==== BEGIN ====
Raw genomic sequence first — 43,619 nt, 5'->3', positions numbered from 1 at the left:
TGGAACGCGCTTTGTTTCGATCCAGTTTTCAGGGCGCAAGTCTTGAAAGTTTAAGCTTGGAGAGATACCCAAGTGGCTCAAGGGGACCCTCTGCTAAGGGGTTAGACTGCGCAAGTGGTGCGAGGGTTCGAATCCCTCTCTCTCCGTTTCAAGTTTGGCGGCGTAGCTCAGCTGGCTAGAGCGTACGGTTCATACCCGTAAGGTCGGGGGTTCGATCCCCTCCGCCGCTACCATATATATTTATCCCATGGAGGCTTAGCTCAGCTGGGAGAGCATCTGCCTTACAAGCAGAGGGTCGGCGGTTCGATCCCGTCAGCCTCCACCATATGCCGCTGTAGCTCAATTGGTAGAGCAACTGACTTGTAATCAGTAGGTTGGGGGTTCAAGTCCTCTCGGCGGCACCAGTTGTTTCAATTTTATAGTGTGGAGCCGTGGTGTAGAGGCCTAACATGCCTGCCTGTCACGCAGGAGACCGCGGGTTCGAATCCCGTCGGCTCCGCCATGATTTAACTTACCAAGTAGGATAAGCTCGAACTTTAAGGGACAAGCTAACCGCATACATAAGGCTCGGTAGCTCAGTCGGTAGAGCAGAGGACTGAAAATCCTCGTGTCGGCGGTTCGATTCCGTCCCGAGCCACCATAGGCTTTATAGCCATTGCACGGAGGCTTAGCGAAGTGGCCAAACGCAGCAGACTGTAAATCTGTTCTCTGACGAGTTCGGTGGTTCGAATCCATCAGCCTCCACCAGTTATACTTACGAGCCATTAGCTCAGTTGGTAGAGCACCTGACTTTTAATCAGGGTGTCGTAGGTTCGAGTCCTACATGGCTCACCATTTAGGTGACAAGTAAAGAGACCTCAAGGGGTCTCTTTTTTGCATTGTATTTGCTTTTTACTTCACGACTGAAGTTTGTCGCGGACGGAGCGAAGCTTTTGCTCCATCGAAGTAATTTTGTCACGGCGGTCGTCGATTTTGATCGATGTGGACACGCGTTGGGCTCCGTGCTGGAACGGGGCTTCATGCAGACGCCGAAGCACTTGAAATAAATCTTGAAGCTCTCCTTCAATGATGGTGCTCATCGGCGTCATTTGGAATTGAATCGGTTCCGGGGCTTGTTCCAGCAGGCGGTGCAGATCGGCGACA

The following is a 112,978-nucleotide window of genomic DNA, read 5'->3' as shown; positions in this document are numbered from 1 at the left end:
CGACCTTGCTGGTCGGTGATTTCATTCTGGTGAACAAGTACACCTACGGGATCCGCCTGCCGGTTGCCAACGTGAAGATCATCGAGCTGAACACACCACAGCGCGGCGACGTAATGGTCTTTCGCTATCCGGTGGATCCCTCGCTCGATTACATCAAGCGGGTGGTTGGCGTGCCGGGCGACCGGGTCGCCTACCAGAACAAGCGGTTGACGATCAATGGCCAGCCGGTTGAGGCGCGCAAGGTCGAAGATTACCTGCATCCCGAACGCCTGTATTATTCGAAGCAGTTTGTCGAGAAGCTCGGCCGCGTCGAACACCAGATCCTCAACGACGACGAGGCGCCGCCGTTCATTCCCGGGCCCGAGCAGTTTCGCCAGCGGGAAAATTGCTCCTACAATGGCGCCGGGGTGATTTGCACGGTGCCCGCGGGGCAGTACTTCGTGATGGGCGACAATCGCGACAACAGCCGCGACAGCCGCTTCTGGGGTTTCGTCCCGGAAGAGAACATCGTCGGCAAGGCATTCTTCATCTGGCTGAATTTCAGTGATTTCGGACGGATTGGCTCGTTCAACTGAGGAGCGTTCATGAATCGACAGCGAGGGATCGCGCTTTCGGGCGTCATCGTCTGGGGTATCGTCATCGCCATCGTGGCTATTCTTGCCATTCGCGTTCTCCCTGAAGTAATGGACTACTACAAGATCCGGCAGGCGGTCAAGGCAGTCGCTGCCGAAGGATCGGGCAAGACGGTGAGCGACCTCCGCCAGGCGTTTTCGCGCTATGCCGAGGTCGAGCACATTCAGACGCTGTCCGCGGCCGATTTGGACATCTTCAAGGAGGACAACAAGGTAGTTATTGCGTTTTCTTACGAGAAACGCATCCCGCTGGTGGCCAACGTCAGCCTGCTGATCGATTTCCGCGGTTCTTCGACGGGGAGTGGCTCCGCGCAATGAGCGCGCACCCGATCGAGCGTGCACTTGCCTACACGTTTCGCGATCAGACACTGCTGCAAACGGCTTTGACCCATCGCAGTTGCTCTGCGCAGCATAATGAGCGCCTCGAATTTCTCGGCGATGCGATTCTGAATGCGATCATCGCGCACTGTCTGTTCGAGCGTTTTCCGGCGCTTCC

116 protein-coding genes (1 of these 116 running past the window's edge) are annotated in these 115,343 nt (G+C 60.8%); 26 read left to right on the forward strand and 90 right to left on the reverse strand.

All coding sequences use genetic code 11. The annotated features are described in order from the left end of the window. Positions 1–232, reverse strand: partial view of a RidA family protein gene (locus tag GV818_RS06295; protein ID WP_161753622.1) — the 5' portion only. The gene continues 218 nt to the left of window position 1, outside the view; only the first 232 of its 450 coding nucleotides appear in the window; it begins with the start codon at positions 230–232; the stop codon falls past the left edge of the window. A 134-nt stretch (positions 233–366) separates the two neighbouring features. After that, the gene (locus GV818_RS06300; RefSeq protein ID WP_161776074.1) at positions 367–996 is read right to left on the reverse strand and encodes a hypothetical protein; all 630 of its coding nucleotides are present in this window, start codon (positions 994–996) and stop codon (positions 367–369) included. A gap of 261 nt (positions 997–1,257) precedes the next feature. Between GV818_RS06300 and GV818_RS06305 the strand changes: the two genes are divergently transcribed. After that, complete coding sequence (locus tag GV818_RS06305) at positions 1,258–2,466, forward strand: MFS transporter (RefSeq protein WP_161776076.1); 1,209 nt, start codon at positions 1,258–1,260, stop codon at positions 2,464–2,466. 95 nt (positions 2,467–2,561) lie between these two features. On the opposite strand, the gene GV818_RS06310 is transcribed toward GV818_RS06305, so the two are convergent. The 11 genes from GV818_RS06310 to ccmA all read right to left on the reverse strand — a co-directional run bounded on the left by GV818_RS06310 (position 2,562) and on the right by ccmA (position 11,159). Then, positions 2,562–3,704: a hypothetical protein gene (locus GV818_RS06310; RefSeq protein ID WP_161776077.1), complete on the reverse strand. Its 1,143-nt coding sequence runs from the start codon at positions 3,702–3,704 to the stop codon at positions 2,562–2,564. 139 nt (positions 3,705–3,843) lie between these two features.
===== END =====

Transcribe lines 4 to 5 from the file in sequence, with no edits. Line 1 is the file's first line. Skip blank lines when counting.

CGACCTTGCTGGTCGGTGATTTCATTCTGGTGAACAAGTACACCTACGGGATCCGCCTGCCGGTTGCCAACGTGAAGATCATCGAGCTGAACACACCACAGCGCGGCGACGTAATGGTCTTTCGCTATCCGGTGGATCCCTCGCTCGATTACATCAAGCGGGTGGTTGGCGTGCCGGGCGACCGGGTCGCCTACCAGAACAAGCGGTTGACGATCAATGGCCAGCCGGTTGAGGCGCGCAAGGTCGAAGATTACCTGCATCCCGAACGCCTGTATTATTCGAAGCAGTTTGTCGAGAAGCTCGGCCGCGTCGAACACCAGATCCTCAACGACGACGAGGCGCCGCCGTTCATTCCCGGGCCCGAGCAGTTTCGCCAGCGGGAAAATTGCTCCTACAATGGCGCCGGGGTGATTTGCACGGTGCCCGCGGGGCAGTACTTCGTGATGGGCGACAATCGCGACAACAGCCGCGACAGCCGCTTCTGGGGTTTCGTCCCGGAAGAGAACATCGTCGGCAAGGCATTCTTCATCTGGCTGAATTTCAGTGATTTCGGACGGATTGGCTCGTTCAACTGAGGAGCGTTCATGAATCGACAGCGAGGGATCGCGCTTTCGGGCGTCATCGTCTGGGGTATCGTCATCGCCATCGTGGCTATTCTTGCCATTCGCGTTCTCCCTGAAGTAATGGACTACTACAAGATCCGGCAGGCGGTCAAGGCAGTCGCTGCCGAAGGATCGGGCAAGACGGTGAGCGACCTCCGCCAGGCGTTTTCGCGCTATGCCGAGGTCGAGCACATTCAGACGCTGTCCGCGGCCGATTTGGACATCTTCAAGGAGGACAACAAGGTAGTTATTGCGTTTTCTTACGAGAAACGCATCCCGCTGGTGGCCAACGTCAGCCTGCTGATCGATTTCCGCGGTTCTTCGACGGGGAGTGGCTCCGCGCAATGAGCGCGCACCCGATCGAGCGTGCACTTGCCTACACGTTTCGCGATCAGACACTGCTGCAAACGGCTTTGACCCATCGCAGTTGCTCTGCGCAGCATAATGAGCGCCTCGAATTTCTCGGCGATGCGATTCTGAATGCGATCATCGCGCACTGTCTGTTCGAGCGTTTTCCGGCGCTTCC

116 protein-coding genes (1 of these 116 running past the window's edge) are annotated in these 115,343 nt (G+C 60.8%); 26 read left to right on the forward strand and 90 right to left on the reverse strand.